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Tropical Storm Lee swamps Louisiana

Tropical Storm Lee has dumped more than a foot of rain in New Orleans and spun off tornadoes elsewhere as its centre came ashore in a slow crawl north that raised fears of inland flash flooding in America's Deep South and beyond.

Areas of Alabama, Louisiana and Mississippi near the coast reported scattered wind damage and flooding, but evacuations appeared to be in the hundreds rather than the thousands and New Orleans' levees were doing their job just over six years after Hurricane Katrina swamped the city.

National Hurricane Centre specialist Robbie Berg said Lee's flash flood threat could be more severe as the rain moves from the flatter Gulf region into the rugged Appalachians.

Vermont is still cleaning up and digging out dozens of communities that were damaged and isolated last week when heavy rain from Tropical Storm Irene quickly flooded mountain rivers.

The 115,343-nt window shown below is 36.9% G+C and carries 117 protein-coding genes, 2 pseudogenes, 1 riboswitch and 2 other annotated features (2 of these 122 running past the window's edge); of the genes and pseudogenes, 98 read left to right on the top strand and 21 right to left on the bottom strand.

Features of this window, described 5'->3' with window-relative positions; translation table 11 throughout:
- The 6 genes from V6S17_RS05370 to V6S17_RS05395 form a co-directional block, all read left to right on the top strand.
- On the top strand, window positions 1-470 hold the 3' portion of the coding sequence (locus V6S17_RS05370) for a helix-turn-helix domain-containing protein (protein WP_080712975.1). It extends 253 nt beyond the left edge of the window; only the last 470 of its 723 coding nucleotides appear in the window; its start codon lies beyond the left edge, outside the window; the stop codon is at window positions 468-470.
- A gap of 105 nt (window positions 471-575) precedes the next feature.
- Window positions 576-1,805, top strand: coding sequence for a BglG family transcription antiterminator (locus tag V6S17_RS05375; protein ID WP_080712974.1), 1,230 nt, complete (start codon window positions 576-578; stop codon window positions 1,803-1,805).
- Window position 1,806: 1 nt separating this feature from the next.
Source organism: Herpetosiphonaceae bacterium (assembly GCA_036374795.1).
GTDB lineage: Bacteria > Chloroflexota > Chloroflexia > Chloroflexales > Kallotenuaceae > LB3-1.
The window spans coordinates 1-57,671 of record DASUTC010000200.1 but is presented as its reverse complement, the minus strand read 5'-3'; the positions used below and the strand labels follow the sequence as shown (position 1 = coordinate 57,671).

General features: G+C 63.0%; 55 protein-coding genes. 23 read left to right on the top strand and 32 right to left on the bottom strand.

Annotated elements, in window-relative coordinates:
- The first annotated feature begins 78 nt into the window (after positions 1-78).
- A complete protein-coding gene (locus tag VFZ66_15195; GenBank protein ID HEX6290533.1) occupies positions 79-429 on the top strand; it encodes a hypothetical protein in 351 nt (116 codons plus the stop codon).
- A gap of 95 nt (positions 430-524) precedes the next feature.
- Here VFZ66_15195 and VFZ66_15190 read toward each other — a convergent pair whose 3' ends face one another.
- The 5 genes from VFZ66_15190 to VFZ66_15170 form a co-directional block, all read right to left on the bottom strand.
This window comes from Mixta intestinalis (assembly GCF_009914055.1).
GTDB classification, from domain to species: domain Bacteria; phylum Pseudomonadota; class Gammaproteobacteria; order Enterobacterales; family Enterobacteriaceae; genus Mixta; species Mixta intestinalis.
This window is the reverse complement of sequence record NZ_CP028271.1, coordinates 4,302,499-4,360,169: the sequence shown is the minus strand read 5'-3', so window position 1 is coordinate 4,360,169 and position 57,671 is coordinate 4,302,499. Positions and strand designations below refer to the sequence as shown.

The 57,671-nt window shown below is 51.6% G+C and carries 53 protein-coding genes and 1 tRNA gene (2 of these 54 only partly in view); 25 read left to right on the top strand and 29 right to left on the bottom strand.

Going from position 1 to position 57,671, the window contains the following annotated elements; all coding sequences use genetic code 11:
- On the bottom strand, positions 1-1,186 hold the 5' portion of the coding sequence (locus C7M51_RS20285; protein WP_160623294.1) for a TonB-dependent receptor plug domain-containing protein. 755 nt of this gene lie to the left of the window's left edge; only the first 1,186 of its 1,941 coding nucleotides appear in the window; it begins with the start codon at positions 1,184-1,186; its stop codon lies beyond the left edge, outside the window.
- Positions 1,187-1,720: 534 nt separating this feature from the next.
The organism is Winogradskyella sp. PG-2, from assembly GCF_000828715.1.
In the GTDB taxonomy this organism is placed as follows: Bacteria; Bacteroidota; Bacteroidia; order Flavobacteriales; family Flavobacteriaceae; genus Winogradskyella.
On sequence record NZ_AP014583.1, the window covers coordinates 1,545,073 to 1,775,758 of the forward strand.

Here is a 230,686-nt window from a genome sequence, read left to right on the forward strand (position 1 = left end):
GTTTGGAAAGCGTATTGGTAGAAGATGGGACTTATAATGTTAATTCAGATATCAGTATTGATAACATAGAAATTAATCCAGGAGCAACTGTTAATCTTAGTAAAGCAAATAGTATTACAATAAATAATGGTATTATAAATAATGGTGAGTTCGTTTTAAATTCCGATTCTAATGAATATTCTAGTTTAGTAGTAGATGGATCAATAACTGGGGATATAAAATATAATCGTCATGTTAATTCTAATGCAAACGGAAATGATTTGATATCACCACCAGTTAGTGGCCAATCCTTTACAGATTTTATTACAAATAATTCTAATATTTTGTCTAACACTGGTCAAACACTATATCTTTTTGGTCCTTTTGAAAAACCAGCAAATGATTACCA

No deaths had been directly attributed to Tropical Storm Lee, although a body boarder in Galveston, Texas, drowned after being pulled out to sea in heavy surf churned up by Lee.

A man in Mississippi suffered non-life-threatening injuries when he was struck by lightning that travelled through a phone line, police said

The vast, soggy system spent hours during the weekend hovering in the northernmost Gulf of Mexico before its centre finally crossed into Louisiana west of New Orleans, pelting a wide swath of coastline.

On Sunday night, the National Hurricane Centre said Lee had maximum sustained winds of 40mph. Its centre was about 45 miles south east of Alexandria, Louisiana, moving north at 6mph.

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